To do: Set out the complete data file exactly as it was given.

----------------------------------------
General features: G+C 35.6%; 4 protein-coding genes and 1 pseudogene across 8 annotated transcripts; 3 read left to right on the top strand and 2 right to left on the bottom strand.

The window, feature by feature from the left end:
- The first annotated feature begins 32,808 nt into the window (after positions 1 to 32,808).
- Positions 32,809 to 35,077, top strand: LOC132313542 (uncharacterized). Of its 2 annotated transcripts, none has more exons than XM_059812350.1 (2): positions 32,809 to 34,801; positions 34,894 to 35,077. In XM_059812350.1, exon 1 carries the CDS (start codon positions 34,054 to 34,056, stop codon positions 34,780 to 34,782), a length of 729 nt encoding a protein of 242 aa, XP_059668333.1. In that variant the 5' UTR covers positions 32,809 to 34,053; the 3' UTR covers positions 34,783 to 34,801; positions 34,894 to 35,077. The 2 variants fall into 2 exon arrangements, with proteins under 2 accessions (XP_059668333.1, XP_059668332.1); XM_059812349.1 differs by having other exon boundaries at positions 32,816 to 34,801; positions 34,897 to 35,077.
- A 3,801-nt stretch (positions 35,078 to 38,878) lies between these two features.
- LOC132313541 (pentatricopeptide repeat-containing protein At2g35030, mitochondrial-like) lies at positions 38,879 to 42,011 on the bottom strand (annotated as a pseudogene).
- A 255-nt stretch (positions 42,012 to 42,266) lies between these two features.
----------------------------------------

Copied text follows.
General features: G+C 35.6%; 4 protein-coding genes and 1 pseudogene across 8 annotated transcripts; 3 read left to right on the top strand and 2 right to left on the bottom strand.

The window, feature by feature from the left end:
- The first annotated feature begins 32,808 nt into the window (after positions 1 to 32,808).
- Positions 32,809 to 35,077, top strand: LOC132313542 (uncharacterized). Of its 2 annotated transcripts, none has more exons than XM_059812350.1 (2): positions 32,809 to 34,801; positions 34,894 to 35,077. In XM_059812350.1, exon 1 carries the CDS (start codon positions 34,054 to 34,056, stop codon positions 34,780 to 34,782), a length of 729 nt encoding a protein of 242 aa, XP_059668333.1. In that variant the 5' UTR covers positions 32,809 to 34,053; the 3' UTR covers positions 34,783 to 34,801; positions 34,894 to 35,077. The 2 variants fall into 2 exon arrangements, with proteins under 2 accessions (XP_059668333.1, XP_059668332.1); XM_059812349.1 differs by having other exon boundaries at positions 32,816 to 34,801; positions 34,897 to 35,077.
- A 3,801-nt stretch (positions 35,078 to 38,878) lies between these two features.
- LOC132313541 (pentatricopeptide repeat-containing protein At2g35030, mitochondrial-like) lies at positions 38,879 to 42,011 on the bottom strand (annotated as a pseudogene).
- A 255-nt stretch (positions 42,012 to 42,266) lies between these two features.